Black Pride Festival

Black Pride Festival

Date Observed: Last weekend in May
Location: Washington, D.C.

The Black Pride Festival in Washington, D.C., is held in May over Memorial Day weekend each year. The District festival starts off a summer of Black Pride events that take place annually in cities across the United States.

Historical Background

Men and women in same-sex relationships and bisexual and transgendered people, whatever their ethnicity, have long suffered discrimination, harassment, and brutal assaults that sometimes have ended in death. But blacks who are lesbian, gay, bisexual, or transgendered (BLGBT) historically have been ostracized from African-American communities as well. Thus, BLGBT celebrations, which originated in Washington, D.C., have become a way to demonstrate pride as well as to educate and raise funds for programs that address health concerns such as HIV/AIDS.

Creation of the Festival

Black Pride began in 1975 as a party on Memorial Day weekend at a popular disco, the Clubhouse in Washington, D.C. Although everyone was welcome at the Clubhouse, patrons were primarily black gay men and lesbians. The annual party was originally called the Childrens Hour and was attended by hundreds of African-American gay men and lesbians.

In 1990 the Clubhouse closed because of financial problems and also because many of the staff had died of AIDS. Another group formed to concentrate on raising funds for the growing number of HIV-positive black men. In 1991 the group sponsored a Sunday Black Pride festival that brought in about $3,000 for organizations helping AIDS patients. After that event, the festival grew and became an annual Memorial Day Weekend celebration organized by the DC Black Lesbian and Gay Pride Day, Inc.


During the 1990s, the Black Pride celebration was held outdoors at Banneker Field. Each year rain disrupted the festivities, so in 2000, the festival moved indoors to the Washington Convention Center. About 15,000 people attended, and, according to organizers, it was the largest such event in the world.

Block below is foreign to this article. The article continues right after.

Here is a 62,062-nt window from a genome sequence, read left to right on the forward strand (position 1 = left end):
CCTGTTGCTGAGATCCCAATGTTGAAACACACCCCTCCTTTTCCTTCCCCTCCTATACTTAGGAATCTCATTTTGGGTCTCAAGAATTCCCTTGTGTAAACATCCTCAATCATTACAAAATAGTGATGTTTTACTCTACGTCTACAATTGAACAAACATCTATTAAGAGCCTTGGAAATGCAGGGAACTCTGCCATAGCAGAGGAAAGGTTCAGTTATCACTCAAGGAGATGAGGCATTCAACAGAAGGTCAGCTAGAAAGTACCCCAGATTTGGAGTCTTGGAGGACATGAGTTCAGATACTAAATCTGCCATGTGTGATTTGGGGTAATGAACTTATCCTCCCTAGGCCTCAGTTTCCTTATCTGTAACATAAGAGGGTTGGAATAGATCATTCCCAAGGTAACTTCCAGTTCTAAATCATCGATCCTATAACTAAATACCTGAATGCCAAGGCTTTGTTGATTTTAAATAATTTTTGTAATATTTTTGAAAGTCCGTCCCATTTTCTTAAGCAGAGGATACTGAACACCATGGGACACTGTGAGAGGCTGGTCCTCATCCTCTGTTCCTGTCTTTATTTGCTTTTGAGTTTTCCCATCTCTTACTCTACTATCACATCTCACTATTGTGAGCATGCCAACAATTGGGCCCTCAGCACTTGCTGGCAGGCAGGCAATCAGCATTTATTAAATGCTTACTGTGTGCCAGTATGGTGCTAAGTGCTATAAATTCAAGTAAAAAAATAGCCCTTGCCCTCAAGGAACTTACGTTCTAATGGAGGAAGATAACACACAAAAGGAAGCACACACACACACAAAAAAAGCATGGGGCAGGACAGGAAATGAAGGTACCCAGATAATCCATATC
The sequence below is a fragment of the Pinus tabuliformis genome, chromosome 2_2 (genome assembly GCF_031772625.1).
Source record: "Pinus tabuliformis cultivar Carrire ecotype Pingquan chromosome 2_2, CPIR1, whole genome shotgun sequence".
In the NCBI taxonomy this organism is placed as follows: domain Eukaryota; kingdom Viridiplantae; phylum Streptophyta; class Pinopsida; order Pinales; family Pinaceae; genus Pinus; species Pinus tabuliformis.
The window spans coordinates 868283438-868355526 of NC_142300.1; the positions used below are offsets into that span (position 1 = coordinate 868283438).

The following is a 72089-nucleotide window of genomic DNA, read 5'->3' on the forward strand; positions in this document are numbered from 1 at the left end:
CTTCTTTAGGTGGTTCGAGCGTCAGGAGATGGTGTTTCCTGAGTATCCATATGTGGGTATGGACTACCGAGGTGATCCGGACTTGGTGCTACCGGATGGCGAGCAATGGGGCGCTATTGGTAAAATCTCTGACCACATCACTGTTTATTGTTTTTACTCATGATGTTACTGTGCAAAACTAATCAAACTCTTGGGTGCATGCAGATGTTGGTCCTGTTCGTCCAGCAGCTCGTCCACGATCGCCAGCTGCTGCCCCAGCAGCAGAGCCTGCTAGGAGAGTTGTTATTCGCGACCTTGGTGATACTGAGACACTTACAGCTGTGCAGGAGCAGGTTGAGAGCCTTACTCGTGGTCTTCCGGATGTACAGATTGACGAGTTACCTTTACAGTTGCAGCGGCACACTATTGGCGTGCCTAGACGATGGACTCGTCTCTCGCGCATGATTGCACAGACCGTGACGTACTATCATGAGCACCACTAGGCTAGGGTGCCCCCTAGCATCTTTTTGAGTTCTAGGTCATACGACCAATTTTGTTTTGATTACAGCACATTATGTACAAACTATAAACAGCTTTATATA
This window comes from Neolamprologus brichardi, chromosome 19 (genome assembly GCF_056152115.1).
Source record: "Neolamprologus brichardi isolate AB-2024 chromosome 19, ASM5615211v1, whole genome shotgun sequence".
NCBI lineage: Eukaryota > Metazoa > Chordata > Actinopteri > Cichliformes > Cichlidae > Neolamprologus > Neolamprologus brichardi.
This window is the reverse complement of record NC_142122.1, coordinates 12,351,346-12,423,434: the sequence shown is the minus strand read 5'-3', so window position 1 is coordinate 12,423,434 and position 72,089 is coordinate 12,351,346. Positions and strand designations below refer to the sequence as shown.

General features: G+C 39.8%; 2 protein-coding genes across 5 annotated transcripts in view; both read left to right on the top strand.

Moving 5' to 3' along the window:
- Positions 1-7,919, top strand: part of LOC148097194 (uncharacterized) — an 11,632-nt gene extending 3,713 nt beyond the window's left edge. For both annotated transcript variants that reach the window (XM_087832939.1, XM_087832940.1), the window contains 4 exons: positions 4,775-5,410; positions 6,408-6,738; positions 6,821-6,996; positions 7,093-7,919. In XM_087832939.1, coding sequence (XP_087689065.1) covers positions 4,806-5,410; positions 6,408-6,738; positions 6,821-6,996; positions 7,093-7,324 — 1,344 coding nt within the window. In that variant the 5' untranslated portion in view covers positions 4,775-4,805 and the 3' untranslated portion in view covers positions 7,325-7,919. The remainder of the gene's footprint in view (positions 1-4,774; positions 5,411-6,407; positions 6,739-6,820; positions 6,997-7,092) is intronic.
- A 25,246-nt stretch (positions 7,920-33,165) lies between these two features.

Subsequent festivals have featured African-American recording artists, authors, and other notables. During the four-day event, there are workshops on health issues, Black Pride films, arts and crafts, and food vendors.

The Washington, D.C., festival has encouraged the development of Black Pride events in numerous other U.S. cities. The Philadelphia Black Gay Pride happens on the last weekend in April; the Windy City Pride is held in Chicago, Illinois, around July 4; the Central Florida Black Pride in Tampa takes place during the first weekend in August; and in Atlanta, Georgia, In the Life Atlanta organizes an annual Labor Day Gay Pride celebration. Other Prides take place from Baltimore, Maryland, to Miami, Florida, and from Detroit, Michigan, to Dallas, Texas.

Contacts and Web Sites

Central Florida Black Pride 3350 W. Hillsborough Ave. Tampa, FL 33614-5876

DC Black Pride Black Lesbian and Gay Pride Day, Inc. P.O. Box 77071 Washington, DC 20013 202-737-5767 or 866-94BLGPD

In The Life Atlanta, Inc. P.O. Box 7206 Atlanta, GA 30357 404-872-6410; fax: 404-506-9730

Philadelphia Black Gay Pride, Inc. c/o COLOURS, Inc. 1201 Chestnut St., 15th Fl. Philadelphia, PA 19107 215-496-0330; fax: 215-496-0354

Windy City Pride c/o TaskForce Prevention and Community Services 1130 S. Wabash, Ste. 404 Chicago, IL 60605 312-986-0661

Further Reading

Norton, Eleanor Holmes. "Honoring the 13th Annual DC Black Pride Celebration and Earl D. Fowlkes." Congressional Record, May 14, 2003. Smith, Rhonda. "Back in the Day: Former Clubhouse Patrons Reminisce about Popular Black Club." Washington Blade, May 27, 2005. .
African-American Holidays, Festivals, and Celebrations, 1st ed. © Omnigraphics, Inc. 2007